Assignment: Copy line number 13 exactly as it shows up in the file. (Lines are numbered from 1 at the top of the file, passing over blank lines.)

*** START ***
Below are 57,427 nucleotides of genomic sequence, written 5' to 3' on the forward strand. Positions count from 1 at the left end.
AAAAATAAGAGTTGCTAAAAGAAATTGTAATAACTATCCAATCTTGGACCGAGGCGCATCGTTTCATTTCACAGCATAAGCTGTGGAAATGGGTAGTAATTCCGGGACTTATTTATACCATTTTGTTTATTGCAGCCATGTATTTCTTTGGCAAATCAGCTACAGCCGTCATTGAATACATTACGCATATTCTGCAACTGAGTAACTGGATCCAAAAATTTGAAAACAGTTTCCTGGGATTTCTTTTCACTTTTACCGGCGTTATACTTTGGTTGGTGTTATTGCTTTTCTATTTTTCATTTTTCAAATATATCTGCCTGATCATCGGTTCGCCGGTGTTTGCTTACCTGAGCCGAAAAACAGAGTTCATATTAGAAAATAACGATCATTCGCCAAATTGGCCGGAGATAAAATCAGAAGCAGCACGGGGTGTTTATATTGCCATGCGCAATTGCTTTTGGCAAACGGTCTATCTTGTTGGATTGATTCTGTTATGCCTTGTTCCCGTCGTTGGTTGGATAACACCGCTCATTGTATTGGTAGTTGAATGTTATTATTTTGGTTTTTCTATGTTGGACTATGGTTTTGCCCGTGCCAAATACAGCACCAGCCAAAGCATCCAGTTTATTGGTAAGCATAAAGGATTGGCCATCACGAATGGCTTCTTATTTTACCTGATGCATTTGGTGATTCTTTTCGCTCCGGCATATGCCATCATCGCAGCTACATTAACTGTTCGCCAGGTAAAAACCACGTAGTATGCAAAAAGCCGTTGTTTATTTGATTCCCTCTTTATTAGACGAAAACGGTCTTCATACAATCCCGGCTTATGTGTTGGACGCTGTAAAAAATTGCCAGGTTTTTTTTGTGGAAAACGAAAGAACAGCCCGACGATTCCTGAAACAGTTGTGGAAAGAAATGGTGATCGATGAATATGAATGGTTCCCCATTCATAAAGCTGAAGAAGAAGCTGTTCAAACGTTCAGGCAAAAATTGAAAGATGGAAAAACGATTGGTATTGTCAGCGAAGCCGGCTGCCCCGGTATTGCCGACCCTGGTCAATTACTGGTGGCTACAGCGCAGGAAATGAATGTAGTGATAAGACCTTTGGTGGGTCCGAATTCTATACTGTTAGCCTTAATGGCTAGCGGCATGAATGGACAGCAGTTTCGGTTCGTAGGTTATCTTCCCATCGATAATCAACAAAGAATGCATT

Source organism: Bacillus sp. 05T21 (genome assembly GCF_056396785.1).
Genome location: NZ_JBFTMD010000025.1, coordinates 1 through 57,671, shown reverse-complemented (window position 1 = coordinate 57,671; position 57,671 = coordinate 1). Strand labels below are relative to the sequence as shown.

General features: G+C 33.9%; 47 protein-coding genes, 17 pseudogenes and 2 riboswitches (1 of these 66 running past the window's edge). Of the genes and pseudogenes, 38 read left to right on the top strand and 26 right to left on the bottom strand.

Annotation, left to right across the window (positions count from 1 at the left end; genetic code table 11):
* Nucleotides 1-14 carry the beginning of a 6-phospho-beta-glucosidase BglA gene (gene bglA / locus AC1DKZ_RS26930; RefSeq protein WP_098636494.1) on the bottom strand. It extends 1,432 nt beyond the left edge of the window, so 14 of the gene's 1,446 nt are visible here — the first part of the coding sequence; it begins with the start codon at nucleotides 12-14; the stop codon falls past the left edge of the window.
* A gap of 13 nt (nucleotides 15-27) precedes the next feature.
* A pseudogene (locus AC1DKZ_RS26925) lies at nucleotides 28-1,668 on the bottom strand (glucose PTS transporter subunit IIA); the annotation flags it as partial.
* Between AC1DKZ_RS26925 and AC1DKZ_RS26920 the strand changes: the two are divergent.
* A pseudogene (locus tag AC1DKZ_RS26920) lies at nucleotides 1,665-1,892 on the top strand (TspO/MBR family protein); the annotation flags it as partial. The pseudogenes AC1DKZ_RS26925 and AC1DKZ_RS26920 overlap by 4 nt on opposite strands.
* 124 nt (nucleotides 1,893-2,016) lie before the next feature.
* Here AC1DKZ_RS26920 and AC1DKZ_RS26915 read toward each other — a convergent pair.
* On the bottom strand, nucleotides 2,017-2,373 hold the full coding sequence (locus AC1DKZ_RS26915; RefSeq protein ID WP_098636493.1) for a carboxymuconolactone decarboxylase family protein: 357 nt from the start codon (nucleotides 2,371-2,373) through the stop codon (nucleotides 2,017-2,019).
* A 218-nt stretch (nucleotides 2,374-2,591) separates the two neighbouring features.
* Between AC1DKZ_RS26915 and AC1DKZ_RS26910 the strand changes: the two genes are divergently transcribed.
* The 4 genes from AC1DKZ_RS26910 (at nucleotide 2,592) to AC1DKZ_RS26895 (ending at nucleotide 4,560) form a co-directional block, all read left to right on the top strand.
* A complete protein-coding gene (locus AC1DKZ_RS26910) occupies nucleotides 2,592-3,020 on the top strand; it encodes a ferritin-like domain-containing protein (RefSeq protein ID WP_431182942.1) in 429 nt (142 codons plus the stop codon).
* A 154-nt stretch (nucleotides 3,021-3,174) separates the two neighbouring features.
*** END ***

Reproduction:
* Here AC1DKZ_RS26920 and AC1DKZ_RS26915 read toward each other — a convergent pair.